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Worthwhile? The Legacy of Jason Kidd in Milwaukee

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There’s a lot to hate about Jason Kidd, but maybe it was all worth it.

Milwaukee Bucks v Cleveland Cavaliers Photo by Gregory Shamus/NBAE via Getty Images

As the news broke that the Milwaukee Bucks had relieved Jason Kidd of his duties as head coach, a palpable wave of relief washed over Bucks fans everywhere. Kidd, the backwards-thinking, stubborn scapegoat for all the things wrong with Milwaukee basketball, was gone, and the team could finally make some progress.

Kidd was brought to the Bucks under dubious circumstances; between that, his prior reputation, the team’s inconsistent performance, and the ever-growing divide between expectations and results, it’s entirely understandable how the fanbase at large turned against him with such intensity.

He instituted and persisted in using a defensive scheme that had been solved. He routinely acted like he was at odds with the media. He often lobbied to bring in veterans with a connection to his days as a player or coach in Brooklyn. His offense was unimaginative, emphasizing post-ups too much and three-pointers too little. His rotations were erratic, inconsistent, and entirely too dependent on the team’s cornerstones. The list of his faults goes on from there.

However, this is an incomplete view of his true legacy in Milwaukee. Jason Kidd, who was absolutely a below-average head coach with a number of significant flaws and deservedly fired in the midst of his fourth year with the team, should not be reviled in Milwaukee, but respected.

Jason Kidd should be acknowledged as the man who facilitated the ascendence of Giannis Antetokounmpo.

One of the core principles of #FireKidd was that Jason Kidd, as head coach, would hold the team back despite Giannis’ excellence, and that retaining Kidd would be wasting Giannis’ time. While it’s easy to recognize how important Giannis is to the Bucks, shouldn’t we also recognize how important Kidd was to Giannis? Or put another way, would fans’ ire have been drawn as strongly if Giannis hadn’t become the MVP candidate he is today?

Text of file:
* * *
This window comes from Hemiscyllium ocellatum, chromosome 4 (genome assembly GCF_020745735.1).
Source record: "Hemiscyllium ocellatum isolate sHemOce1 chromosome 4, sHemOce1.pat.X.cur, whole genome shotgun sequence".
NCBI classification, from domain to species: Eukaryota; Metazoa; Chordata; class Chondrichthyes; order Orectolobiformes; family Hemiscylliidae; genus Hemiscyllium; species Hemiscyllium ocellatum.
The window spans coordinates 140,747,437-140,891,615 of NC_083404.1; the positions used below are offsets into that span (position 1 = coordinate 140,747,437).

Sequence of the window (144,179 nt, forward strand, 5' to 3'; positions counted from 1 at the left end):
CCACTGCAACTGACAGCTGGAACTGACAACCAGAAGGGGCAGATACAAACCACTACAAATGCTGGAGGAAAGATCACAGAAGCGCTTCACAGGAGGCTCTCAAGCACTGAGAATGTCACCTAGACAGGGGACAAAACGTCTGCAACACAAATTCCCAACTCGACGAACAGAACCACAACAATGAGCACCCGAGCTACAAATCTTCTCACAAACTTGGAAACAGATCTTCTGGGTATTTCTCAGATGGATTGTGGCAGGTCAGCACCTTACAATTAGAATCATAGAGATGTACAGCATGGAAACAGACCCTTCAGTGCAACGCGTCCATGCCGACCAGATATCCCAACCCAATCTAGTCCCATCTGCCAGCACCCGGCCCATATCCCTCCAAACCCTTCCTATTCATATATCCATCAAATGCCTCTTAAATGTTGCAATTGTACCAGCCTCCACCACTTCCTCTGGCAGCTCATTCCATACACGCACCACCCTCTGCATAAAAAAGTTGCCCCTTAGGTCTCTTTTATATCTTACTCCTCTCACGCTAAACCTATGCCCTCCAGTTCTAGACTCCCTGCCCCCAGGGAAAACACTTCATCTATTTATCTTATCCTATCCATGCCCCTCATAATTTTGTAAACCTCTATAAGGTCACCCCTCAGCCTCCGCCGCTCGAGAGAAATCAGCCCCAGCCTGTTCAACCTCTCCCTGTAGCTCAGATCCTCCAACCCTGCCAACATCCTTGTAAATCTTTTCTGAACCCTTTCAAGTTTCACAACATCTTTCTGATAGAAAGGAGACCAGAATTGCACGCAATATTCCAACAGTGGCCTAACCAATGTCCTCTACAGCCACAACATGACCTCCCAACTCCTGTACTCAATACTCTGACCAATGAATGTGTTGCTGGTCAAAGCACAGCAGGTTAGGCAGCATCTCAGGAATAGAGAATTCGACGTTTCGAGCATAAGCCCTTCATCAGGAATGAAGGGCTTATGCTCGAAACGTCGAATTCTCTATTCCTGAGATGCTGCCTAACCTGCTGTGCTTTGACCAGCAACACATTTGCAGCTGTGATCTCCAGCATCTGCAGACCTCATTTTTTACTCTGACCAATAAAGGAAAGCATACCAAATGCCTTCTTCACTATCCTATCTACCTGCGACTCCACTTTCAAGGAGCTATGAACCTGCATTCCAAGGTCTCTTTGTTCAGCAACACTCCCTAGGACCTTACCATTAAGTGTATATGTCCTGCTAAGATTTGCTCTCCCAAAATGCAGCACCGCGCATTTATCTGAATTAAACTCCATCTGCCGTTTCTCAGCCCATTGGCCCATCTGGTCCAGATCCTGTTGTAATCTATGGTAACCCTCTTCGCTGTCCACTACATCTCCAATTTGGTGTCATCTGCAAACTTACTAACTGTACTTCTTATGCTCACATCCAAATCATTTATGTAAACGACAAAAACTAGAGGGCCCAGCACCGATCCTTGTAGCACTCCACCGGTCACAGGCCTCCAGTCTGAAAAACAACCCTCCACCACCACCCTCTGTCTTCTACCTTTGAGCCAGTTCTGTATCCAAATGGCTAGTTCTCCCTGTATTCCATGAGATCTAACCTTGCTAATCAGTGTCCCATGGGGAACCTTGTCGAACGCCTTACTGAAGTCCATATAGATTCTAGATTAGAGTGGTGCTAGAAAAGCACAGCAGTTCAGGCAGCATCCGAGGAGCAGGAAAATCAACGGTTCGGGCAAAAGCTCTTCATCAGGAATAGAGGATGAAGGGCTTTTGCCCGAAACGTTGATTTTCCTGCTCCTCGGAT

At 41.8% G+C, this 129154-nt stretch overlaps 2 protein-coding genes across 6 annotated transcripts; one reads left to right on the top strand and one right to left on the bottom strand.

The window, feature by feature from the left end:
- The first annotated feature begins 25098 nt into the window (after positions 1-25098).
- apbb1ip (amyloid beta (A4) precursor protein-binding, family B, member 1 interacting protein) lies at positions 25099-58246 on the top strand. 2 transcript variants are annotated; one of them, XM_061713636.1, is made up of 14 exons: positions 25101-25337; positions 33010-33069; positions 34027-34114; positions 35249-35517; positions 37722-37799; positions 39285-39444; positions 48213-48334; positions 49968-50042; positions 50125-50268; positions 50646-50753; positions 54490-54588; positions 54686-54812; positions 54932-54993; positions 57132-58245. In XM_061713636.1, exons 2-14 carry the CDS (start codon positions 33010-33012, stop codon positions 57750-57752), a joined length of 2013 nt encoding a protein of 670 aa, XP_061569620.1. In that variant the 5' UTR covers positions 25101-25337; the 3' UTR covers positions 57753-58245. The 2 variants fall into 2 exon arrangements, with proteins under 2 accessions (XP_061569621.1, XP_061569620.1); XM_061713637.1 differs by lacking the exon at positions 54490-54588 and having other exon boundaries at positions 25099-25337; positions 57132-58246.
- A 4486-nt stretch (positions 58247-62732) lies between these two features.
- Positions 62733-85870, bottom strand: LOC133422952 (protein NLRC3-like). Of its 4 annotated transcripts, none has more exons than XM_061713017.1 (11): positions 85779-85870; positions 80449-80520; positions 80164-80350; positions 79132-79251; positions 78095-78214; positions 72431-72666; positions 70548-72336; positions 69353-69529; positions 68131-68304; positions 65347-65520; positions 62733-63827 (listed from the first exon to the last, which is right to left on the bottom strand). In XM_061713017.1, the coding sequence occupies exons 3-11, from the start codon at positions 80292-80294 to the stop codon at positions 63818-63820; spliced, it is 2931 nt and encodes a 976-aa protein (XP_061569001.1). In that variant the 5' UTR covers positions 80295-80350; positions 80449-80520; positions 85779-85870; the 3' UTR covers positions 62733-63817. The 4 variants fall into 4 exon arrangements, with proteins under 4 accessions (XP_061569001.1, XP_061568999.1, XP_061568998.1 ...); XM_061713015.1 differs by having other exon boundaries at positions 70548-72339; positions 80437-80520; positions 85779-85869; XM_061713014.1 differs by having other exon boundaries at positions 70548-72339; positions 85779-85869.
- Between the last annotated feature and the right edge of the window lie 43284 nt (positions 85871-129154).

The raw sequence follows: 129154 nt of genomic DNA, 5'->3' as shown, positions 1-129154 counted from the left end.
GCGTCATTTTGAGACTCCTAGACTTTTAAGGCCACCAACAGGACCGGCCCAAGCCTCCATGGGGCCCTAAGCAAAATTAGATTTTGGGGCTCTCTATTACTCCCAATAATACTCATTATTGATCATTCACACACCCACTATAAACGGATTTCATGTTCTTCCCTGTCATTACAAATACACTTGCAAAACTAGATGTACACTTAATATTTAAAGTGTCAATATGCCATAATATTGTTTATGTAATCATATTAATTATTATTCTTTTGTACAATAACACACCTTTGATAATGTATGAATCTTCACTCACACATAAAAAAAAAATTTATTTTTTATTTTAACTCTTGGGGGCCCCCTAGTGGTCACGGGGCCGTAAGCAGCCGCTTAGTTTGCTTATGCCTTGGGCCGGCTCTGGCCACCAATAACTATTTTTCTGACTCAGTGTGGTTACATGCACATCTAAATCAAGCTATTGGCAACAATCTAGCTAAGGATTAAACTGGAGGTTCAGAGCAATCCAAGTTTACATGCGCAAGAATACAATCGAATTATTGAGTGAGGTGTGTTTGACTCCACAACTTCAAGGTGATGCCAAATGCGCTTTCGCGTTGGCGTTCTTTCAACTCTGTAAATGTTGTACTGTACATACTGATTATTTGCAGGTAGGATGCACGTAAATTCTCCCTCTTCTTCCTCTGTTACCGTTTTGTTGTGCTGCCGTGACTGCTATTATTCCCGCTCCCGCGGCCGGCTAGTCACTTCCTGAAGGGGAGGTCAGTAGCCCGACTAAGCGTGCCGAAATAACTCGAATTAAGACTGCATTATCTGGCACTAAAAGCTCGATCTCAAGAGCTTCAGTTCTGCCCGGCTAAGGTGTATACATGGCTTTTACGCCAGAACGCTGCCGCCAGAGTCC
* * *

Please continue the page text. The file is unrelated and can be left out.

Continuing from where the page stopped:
To win in the NBA, you’re fighting an uphill battle no matter where you start. The biggest boost a team can get is acquiring a superstar, who are as rare as they are valuable. Giannis, perhaps the rarest of superstars, gives the Bucks their best chance to actually matter, and Jason Kidd was not along for the ride, but actively drove Giannis to become the transcendent talent he is today.

Kidd put the ball in Giannis’ hands and conducted the “Point Giannis” experiment. Kidd paired Giannis with assistant coach Sean Sweeney (who is still with the team, and the architect of the Bucks’ maligned defensive strategy), who also deserves credit for his efforts, to work together during the summers. And Kidd established a relationship with Giannis and earned his respect, which may not matter to us, but matters immensely to those who actually play the games.

Let’s be clear about what we’re saying. Jason Kidd did not single-handedly turn Giannis into a superstar, but directed his development path towards it. Kidd showed him the way, but it was Giannis that sprinted down it. Giannis deserves just as much credit, if not more, for the steps that he has taken since being drafted outside of the lottery in 2013.

Additionally, Kidd’s involvement with Giannis does not invalidate the other parts of his coaching career. Kidd helped turn him into a star in this league, but still ran him (and others) into the ground this season. Kidd still refused to dial back a defense in desperate need of being dialed back. It turns out we’re still learning things about Kidd’s tenure in Milwaukee, as Sports Illustrated reported today:

The Bucks contemplated firing Jason Kidd after last season because of how disconnected he was with most of the team because of his “old-school approach” to coaching, sources told Jared Zwerling of Sports Illustrated.

According to Zwerling’s sources, Kidd would “play mind games” with some of the players during film sessions and timeouts, talking trash and not comforting players. Zwerling’s sources add that along with the lack of communication between Kidd and the players, management also felt that Kidd wanted too much personnel control.

All in all, Kidd fared poorly as a coach. He still needed to go, whether it was last summer, next summer, or anytime in between, it’s still the right choice, whether it was a calculated move or in response to some sort of blow-up.

Now that Jason Kidd and the Bucks have parted ways, perhaps the animosity that Kidd generated can eventually be set aside. He doesn’t deserve a key to the city, or a statue, or even a commemorative plaque. But when we think of the Jason Kidd era in Milwaukee, we can recognize that it coincided with the beginning of the Giannis Antetokounmpo era. Maybe, at the end of the day, it was all worth the hassle?